Project Awesome

Making my life more awesome

You may say that I’m a dreamer…

on November 3, 2014

While my girls went away with their dad for five nights during the half-term holiday, I went on a mini-tour of the South-West: visiting some friends I like very much but see far too infrequently, meeting a baby, going to the sea-side, having a cream tea, being fed very well, and going to Gloucester cathedral.  Oh, and sleeping.  Five nights of gloriously undisturbed sleep.  Bliss!

But somehow, I was still tired.  I was yawning in the middle of the afternoon.  Having spent the past five years longing for more sleep, it wasn’t living up to my expectations.  I felt just slightly spaced most of the time. I even started muttering about sleep being ‘over-rated’.

And then my girls came home: late, tired and over-excited.   Big Girl went to sleep quite quickly.  Small Girl insisted on sleeping in my bed, in her clothes.  Big Girl woke me in the night.  Small Girl slept right in the middle of the bed, making it hard to really sleep, creeping towards me as the night progressed. And at 5am she was awake and wanting attention.  On the second night, Big Girl slept in my bed, and was very little trouble (and makes a lovely hot-water bottle, incidentally).  Small Girl woke up in the night, and I crawled into her bed to resettle her, falling asleep and waking up later to stagger back to my own, confused and tired.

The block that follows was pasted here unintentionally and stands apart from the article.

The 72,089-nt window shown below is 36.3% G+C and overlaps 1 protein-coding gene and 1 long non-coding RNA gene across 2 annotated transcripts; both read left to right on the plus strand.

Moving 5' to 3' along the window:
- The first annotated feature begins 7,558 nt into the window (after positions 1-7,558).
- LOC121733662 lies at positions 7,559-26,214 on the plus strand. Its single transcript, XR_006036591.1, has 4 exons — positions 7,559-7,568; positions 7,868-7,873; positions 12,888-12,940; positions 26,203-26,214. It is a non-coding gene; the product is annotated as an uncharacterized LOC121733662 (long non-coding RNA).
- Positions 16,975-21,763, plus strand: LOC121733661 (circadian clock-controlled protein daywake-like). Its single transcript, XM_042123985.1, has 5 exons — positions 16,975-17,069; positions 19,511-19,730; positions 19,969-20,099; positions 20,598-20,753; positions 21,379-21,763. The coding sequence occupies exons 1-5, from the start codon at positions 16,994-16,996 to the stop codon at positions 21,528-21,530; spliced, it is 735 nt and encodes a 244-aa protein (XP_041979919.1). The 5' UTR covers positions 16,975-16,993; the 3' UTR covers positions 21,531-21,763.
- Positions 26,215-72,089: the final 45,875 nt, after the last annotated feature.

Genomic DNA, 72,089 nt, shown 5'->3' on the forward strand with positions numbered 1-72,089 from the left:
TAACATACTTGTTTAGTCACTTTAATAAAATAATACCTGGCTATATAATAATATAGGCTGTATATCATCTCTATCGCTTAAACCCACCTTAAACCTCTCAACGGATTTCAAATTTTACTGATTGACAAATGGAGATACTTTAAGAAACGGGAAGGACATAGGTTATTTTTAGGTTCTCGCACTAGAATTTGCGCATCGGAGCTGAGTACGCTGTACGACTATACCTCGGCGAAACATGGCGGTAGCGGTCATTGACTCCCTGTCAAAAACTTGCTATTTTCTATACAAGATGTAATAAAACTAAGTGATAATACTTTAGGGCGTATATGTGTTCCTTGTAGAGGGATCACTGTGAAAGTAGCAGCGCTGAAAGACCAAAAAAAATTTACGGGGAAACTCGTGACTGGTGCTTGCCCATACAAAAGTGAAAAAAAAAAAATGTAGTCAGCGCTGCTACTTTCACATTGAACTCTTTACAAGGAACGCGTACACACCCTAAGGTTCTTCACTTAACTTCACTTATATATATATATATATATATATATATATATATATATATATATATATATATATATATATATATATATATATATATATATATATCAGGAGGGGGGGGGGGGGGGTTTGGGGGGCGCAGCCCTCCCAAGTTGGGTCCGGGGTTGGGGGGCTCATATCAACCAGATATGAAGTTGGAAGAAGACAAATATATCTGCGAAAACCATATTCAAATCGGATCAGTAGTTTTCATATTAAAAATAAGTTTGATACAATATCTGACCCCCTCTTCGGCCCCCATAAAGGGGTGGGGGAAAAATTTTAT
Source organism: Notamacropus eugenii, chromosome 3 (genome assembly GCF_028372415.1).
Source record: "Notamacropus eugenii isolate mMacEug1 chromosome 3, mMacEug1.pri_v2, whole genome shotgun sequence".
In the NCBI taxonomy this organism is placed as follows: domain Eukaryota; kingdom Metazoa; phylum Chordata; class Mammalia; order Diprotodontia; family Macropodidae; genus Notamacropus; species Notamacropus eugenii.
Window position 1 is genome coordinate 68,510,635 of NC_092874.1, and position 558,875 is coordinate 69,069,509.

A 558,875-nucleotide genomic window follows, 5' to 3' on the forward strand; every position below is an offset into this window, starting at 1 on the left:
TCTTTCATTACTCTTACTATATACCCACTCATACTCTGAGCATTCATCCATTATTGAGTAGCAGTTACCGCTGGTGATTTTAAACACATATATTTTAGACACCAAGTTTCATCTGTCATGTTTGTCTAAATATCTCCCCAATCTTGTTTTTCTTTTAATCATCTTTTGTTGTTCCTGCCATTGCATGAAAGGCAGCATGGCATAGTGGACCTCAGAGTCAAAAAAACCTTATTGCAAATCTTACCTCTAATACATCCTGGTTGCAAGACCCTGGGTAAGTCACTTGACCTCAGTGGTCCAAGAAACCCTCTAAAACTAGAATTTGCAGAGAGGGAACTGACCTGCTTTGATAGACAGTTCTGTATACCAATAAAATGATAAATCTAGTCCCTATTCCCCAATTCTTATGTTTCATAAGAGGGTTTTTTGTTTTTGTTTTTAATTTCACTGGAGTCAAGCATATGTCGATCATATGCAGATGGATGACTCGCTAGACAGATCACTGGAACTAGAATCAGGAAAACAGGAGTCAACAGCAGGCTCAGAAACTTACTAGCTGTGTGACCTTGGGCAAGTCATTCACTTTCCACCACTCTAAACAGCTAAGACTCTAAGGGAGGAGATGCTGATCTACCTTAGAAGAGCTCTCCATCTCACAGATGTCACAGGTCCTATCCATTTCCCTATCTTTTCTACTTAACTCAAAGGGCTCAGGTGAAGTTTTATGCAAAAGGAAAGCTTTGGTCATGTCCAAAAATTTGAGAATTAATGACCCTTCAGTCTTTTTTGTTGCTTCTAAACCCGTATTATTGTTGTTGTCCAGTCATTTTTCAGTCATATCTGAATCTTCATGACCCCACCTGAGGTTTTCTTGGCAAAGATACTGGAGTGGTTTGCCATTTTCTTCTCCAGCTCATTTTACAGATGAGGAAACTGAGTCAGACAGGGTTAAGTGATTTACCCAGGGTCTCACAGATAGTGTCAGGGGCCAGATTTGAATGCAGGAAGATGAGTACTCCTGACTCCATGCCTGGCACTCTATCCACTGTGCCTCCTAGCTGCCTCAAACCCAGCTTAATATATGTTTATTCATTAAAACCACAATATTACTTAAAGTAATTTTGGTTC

I had forgotten, so quickly, what real tiredness feels like.  That constant headache, clinging to the top of my head. Lethargy.   An overwhelming desire to lie down with my eyes shut.  Irritability.  An inability to do more than the absolute minimum required to survive today.  It’s as if gravity has increased, but only for me.  It is hard to love a life of constant exhaustion.

And then, last night, both my children slept all night, Big Girl in my bed and Small Girl in her own.  I think my brain is happiest when I sleep with my children in the house.  My subconscious likes to know where they are, and that they are safe.  And, more than the sleep itself, I love the injection of hope it brings: that sleep is possible, even for me.

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